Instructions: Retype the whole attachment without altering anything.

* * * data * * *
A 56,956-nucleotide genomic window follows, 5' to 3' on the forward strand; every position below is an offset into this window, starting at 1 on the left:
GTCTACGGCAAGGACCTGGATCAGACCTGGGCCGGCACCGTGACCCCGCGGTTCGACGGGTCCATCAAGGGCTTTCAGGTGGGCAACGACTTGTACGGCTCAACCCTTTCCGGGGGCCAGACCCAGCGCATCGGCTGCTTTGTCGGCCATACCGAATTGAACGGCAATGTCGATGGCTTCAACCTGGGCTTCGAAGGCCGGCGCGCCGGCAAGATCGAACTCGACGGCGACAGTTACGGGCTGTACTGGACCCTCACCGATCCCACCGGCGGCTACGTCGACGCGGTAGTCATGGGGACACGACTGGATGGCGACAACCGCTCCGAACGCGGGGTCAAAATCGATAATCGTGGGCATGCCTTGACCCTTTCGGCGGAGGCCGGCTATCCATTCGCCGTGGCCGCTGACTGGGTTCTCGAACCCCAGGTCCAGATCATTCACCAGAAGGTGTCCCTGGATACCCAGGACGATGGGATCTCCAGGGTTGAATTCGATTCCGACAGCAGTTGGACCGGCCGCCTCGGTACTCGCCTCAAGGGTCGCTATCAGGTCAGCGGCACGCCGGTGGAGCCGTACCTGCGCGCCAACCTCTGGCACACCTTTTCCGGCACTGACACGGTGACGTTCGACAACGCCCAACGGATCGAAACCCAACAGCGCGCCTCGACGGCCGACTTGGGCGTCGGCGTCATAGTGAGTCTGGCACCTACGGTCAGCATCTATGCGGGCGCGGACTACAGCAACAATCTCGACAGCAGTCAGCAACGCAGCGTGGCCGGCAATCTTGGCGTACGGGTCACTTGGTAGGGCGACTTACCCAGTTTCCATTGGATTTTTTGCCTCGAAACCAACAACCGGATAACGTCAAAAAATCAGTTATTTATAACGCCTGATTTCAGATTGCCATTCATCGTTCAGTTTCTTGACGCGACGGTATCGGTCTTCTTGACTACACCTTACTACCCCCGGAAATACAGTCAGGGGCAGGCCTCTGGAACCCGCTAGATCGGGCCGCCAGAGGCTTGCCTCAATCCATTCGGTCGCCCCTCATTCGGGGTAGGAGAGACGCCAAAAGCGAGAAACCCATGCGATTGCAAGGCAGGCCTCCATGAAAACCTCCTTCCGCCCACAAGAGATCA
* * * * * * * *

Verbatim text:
A 56,956-nucleotide genomic window follows, 5' to 3' on the forward strand; every position below is an offset into this window, starting at 1 on the left:
GTCTACGGCAAGGACCTGGATCAGACCTGGGCCGGCACCGTGACCCCGCGGTTCGACGGGTCCATCAAGGGCTTTCAGGTGGGCAACGACTTGTACGGCTCAACCCTTTCCGGGGGCCAGACCCAGCGCATCGGCTGCTTTGTCGGCCATACCGAATTGAACGGCAATGTCGATGGCTTCAACCTGGGCTTCGAAGGCCGGCGCGCCGGCAAGATCGAACTCGACGGCGACAGTTACGGGCTGTACTGGACCCTCACCGATCCCACCGGCGGCTACGTCGACGCGGTAGTCATGGGGACACGACTGGATGGCGACAACCGCTCCGAACGCGGGGTCAAAATCGATAATCGTGGGCATGCCTTGACCCTTTCGGCGGAGGCCGGCTATCCATTCGCCGTGGCCGCTGACTGGGTTCTCGAACCCCAGGTCCAGATCATTCACCAGAAGGTGTCCCTGGATACCCAGGACGATGGGATCTCCAGGGTTGAATTCGATTCCGACAGCAGTTGGACCGGCCGCCTCGGTACTCGCCTCAAGGGTCGCTATCAGGTCAGCGGCACGCCGGTGGAGCCGTACCTGCGCGCCAACCTCTGGCACACCTTTTCCGGCACTGACACGGTGACGTTCGACAACGCCCAACGGATCGAAACCCAACAGCGCGCCTCGACGGCCGACTTGGGCGTCGGCGTCATAGTGAGTCTGGCACCTACGGTCAGCATCTATGCGGGCGCGGACTACAGCAACAATCTCGACAGCAGTCAGCAACGCAGCGTGGCCGGCAATCTTGGCGTACGGGTCACTTGGTAGGGCGACTTACCCAGTTTCCATTGGATTTTTTGCCTCGAAACCAACAACCGGATAACGTCAAAAAATCAGTTATTTATAACGCCTGATTTCAGATTGCCATTCATCGTTCAGTTTCTTGACGCGACGGTATCGGTCTTCTTGACTACACCTTACTACCCCCGGAAATACAGTCAGGGGCAGGCCTCTGGAACCCGCTAGATCGGGCCGCCAGAGGCTTGCCTCAATCCATTCGGTCGCCCCTCATTCGGGGTAGGAGAGACGCCAAAAGCGAGAAACCCATGCGATTGCAAGGCAGGCCTCCATGAAAACCTCCTTCCGCCCACAAGAGATCA